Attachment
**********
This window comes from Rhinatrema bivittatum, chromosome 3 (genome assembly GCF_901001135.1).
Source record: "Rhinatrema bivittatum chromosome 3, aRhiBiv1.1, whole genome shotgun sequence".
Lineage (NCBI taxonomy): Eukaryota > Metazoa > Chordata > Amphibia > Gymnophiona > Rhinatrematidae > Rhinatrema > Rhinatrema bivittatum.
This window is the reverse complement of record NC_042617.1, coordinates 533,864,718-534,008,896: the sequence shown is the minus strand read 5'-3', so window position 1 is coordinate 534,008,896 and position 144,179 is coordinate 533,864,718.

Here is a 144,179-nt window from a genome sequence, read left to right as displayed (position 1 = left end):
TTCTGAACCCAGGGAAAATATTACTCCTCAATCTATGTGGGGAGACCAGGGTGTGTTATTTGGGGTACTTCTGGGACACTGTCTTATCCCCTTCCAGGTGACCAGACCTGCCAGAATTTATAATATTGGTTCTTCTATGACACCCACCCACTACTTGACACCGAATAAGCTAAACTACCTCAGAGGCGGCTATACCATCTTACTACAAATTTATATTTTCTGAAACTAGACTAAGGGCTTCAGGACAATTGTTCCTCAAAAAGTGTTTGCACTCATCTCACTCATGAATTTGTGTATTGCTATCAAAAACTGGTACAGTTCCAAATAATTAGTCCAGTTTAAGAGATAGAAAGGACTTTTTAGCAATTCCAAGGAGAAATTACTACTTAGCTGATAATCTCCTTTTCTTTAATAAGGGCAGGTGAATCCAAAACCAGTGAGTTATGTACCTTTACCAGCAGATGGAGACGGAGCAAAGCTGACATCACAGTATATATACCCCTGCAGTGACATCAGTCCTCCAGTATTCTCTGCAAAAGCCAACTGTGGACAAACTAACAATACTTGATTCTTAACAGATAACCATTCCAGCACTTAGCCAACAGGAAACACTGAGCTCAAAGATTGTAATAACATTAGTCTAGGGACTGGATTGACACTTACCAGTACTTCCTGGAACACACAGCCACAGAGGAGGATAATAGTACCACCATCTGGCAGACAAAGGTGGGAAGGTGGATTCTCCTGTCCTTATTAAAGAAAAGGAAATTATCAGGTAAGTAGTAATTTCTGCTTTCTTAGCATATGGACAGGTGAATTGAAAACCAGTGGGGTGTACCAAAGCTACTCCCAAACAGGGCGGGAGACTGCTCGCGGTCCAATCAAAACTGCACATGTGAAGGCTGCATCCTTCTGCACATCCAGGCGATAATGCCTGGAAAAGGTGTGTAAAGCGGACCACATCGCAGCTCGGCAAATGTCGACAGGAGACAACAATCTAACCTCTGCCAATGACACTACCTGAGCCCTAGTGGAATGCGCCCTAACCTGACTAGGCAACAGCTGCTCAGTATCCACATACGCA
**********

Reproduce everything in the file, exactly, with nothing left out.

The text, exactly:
This window comes from Rhinatrema bivittatum, chromosome 3 (genome assembly GCF_901001135.1).
Source record: "Rhinatrema bivittatum chromosome 3, aRhiBiv1.1, whole genome shotgun sequence".
Lineage (NCBI taxonomy): Eukaryota > Metazoa > Chordata > Amphibia > Gymnophiona > Rhinatrematidae > Rhinatrema > Rhinatrema bivittatum.
This window is the reverse complement of record NC_042617.1, coordinates 533,864,718-534,008,896: the sequence shown is the minus strand read 5'-3', so window position 1 is coordinate 534,008,896 and position 144,179 is coordinate 533,864,718.

Here is a 144,179-nt window from a genome sequence, read left to right as displayed (position 1 = left end):
TTCTGAACCCAGGGAAAATATTACTCCTCAATCTATGTGGGGAGACCAGGGTGTGTTATTTGGGGTACTTCTGGGACACTGTCTTATCCCCTTCCAGGTGACCAGACCTGCCAGAATTTATAATATTGGTTCTTCTATGACACCCACCCACTACTTGACACCGAATAAGCTAAACTACCTCAGAGGCGGCTATACCATCTTACTACAAATTTATATTTTCTGAAACTAGACTAAGGGCTTCAGGACAATTGTTCCTCAAAAAGTGTTTGCACTCATCTCACTCATGAATTTGTGTATTGCTATCAAAAACTGGTACAGTTCCAAATAATTAGTCCAGTTTAAGAGATAGAAAGGACTTTTTAGCAATTCCAAGGAGAAATTACTACTTAGCTGATAATCTCCTTTTCTTTAATAAGGGCAGGTGAATCCAAAACCAGTGAGTTATGTACCTTTACCAGCAGATGGAGACGGAGCAAAGCTGACATCACAGTATATATACCCCTGCAGTGACATCAGTCCTCCAGTATTCTCTGCAAAAGCCAACTGTGGACAAACTAACAATACTTGATTCTTAACAGATAACCATTCCAGCACTTAGCCAACAGGAAACACTGAGCTCAAAGATTGTAATAACATTAGTCTAGGGACTGGATTGACACTTACCAGTACTTCCTGGAACACACAGCCACAGAGGAGGATAATAGTACCACCATCTGGCAGACAAAGGTGGGAAGGTGGATTCTCCTGTCCTTATTAAAGAAAAGGAAATTATCAGGTAAGTAGTAATTTCTGCTTTCTTAGCATATGGACAGGTGAATTGAAAACCAGTGGGGTGTACCAAAGCTACTCCCAAACAGGGCGGGAGACTGCTCGCGGTCCAATCAAAACTGCACATGTGAAGGCTGCATCCTTCTGCACATCCAGGCGATAATGCCTGGAAAAGGTGTGTAAAGCGGACCACATCGCAGCTCGGCAAATGTCGACAGGAGACAACAATCTAACCTCTGCCAATGACACTACCTGAGCCCTAGTGGAATGCGCCCTAACCTGACTAGGCAACAGCTGCTCAGTATCCACATACGCA